Japanese car giant Toyota announced a plunge in profits yesterday, but said the year might not be quite as bad as previously expected, as the world's number three automaker upped its forecasts.
The company said its nine-month net profit fell 57.5 per cent to 162 billion yen (Dh7.78 billion), blaming the continued impact of the March 11 disaster, Thai floods and a strong yen.
Toyota said operating profit also slumped by 72.3 per cent to 117 billion yen in the nine months to December, with revenue down more than 10 per cent to 12.88 trillion yen.
But Japan's biggest automaker raised its full-year profit forecast to 200 billion yen, up 11.1 per cent from the outlook it released in December, and its operating profit outlook to 270 billion yen from 200 billion yen.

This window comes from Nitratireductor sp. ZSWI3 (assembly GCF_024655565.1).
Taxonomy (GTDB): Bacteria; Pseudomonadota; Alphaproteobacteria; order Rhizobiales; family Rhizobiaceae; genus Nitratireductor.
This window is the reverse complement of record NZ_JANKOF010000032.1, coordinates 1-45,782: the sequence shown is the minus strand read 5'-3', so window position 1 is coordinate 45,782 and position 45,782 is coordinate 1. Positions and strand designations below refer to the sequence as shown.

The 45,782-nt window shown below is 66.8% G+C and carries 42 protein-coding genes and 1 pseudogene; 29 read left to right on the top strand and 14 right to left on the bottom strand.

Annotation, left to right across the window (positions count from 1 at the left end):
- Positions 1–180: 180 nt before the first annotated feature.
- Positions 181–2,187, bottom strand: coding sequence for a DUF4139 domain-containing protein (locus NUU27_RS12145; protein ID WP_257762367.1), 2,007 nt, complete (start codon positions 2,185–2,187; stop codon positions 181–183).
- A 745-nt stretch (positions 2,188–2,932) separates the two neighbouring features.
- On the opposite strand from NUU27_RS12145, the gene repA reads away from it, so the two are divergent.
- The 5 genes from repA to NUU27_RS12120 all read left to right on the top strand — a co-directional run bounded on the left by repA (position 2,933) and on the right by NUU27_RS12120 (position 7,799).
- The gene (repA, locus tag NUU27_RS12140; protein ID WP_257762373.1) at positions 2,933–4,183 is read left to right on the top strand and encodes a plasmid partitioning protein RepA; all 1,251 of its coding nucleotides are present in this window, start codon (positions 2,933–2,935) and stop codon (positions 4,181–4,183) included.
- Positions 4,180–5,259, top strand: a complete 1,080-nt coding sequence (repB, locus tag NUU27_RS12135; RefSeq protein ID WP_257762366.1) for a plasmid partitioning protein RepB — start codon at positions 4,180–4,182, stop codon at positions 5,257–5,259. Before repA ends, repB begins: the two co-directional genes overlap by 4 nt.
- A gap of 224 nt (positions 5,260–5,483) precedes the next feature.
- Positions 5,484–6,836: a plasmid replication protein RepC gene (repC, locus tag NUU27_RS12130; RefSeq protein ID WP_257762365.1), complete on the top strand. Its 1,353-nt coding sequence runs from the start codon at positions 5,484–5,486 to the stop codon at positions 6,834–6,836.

Higher sales forecast
The maker of the Prius hybrid and Lexus said it expected to sell 7.41 million units worldwide in the year to March, 30,000 units more than its December forecast, and to post 18.30 trillion yen in revenue.
"Toyota remains committed to pursuing an improvement of its earnings structure through various cost reduction activities as well as continuing the production recovery from the Japan earthquake and floods in Thailand," said Toyota senior managing officer Takahiko Ijichi in a statement.
Even if realised, the forecast figure for the full year's net profit would still be less than half that of the previous year.
As its recovery from a trying year gains pace and production normalises, Toyota is looking to win back customers with new fuel-efficient vehicles. Observers said the forecast upgrade may be thanks in part to the US economy picking up at a faster pace than expected, citing recent better-than-forecast jobs data.